Canada adds 34,000 jobs in Aug, outpacing July's losses

(QMI Agency file photo)

(QMI Agency file photo)

Reuters

, Last Updated: 10:38 AM ET

OTTAWA  - The Canadian economy added 34,300 jobs in August, recouping all 30,400 positions lost in July as it returned to the recent trend of slow net increases in employment, according to Statistics Canada data released on Friday.

The gains topped all expectations by analysts surveyed by Reuters, who predicted on average a gain of 10,000, with the highest predictions at 25,000 new jobs.

The unemployment rate remained at 7.3 percent, as forecast, because more Canadians looked for work in August.

All the job gains were part time, mirroring losses in July. August saw an estimated 46,700 new part-time positions and 12,500 fewer full-time jobs. In July, there was a loss of 51,600 part-time jobs and a gain of 21,300 full-time positions.

March and April saw a whopping 140,500 new jobs, but the trend settled in May and June to a more sustainable pace of more than 7,000 new jobs each month before July’s surprise loss.

Analysts had said they had not seen sudden economic bursts or slowdowns associated with the recent fluctuations. Indeed, the figures are only estimates based on a sample survey, with a one-in-three chance that the actual employment total is 28,600 higher or lower than the Statscan estimate.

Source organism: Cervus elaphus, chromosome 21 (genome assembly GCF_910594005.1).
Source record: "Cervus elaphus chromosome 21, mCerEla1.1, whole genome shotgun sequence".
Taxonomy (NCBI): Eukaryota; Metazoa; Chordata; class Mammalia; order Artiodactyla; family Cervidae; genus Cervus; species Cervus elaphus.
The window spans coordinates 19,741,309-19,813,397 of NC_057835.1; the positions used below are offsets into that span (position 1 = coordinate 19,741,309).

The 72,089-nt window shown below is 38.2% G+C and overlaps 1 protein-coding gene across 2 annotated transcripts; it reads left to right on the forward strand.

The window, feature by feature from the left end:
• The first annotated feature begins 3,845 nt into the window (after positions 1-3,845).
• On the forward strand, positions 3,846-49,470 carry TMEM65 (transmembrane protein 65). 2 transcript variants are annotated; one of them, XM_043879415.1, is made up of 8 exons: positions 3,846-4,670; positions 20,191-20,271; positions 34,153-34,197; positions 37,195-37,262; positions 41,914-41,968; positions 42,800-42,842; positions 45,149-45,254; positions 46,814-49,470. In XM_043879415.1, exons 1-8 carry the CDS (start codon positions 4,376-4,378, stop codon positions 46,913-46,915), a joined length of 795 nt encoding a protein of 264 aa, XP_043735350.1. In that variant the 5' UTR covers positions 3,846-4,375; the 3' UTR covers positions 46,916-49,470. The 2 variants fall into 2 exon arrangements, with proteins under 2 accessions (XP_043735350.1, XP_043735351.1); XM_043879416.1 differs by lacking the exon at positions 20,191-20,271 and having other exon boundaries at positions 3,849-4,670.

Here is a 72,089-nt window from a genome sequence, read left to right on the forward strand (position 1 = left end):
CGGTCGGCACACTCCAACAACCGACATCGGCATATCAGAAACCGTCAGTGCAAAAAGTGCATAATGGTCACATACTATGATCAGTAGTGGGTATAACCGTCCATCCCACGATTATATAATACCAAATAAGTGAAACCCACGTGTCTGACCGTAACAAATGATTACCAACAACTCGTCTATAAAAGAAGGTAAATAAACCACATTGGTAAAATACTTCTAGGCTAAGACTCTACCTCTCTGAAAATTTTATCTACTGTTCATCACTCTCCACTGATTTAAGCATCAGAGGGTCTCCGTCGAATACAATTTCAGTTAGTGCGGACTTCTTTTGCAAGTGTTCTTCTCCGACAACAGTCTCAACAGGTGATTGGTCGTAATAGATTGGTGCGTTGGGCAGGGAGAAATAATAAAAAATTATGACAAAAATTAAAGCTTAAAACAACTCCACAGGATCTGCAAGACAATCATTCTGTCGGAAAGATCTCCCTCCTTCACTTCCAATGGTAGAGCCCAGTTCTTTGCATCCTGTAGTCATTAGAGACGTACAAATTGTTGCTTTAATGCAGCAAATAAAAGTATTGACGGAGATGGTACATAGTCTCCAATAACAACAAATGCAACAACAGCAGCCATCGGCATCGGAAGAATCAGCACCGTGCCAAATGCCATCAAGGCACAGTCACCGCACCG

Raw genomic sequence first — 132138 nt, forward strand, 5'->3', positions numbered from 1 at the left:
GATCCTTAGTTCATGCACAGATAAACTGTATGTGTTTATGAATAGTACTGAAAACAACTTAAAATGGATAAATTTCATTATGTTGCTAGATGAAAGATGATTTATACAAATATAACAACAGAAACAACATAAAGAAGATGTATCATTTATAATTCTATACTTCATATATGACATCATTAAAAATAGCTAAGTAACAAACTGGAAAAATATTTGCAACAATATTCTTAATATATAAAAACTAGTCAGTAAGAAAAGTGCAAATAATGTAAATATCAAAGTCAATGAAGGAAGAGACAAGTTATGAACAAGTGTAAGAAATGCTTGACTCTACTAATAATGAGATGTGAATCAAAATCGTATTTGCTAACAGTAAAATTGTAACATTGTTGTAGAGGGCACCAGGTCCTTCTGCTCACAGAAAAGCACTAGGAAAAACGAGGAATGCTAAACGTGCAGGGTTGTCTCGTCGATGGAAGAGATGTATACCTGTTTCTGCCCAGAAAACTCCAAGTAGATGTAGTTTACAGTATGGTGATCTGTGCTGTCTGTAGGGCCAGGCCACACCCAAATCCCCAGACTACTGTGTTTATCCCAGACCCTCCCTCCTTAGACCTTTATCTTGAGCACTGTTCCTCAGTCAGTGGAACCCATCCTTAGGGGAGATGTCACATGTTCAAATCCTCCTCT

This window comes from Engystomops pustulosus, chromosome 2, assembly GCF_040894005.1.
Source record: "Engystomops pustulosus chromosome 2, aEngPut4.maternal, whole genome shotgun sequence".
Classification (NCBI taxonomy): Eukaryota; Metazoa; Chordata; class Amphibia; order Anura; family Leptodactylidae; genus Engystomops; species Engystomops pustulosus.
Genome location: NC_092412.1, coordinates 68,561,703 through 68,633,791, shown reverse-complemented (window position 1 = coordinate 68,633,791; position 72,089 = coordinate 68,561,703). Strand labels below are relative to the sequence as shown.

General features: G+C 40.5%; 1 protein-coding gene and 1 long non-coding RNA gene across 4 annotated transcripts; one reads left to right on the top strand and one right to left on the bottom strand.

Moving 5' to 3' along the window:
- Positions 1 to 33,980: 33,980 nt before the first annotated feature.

Canada has recouped all the jobs lost in the recession, and employment stands 176,600 higher than in August 2011, with virtually all the increase in full-time positions.

The construction industry, which may be cooling off after a housing boom, lost 44,000 positions in August and now has 30,400 fewer jobs than a year earlier. All figures are seasonally adjusted.

All of the net new jobs in August were in the service sector, with the biggest increases in transportation, warehousing, professional and scientific services.

The Canadian dollar firmed to a session high of C$0.9804 to the U.S. dollar after jobs data was released for both Canada and the United States. Employment growth in the United States was weaker than expected.


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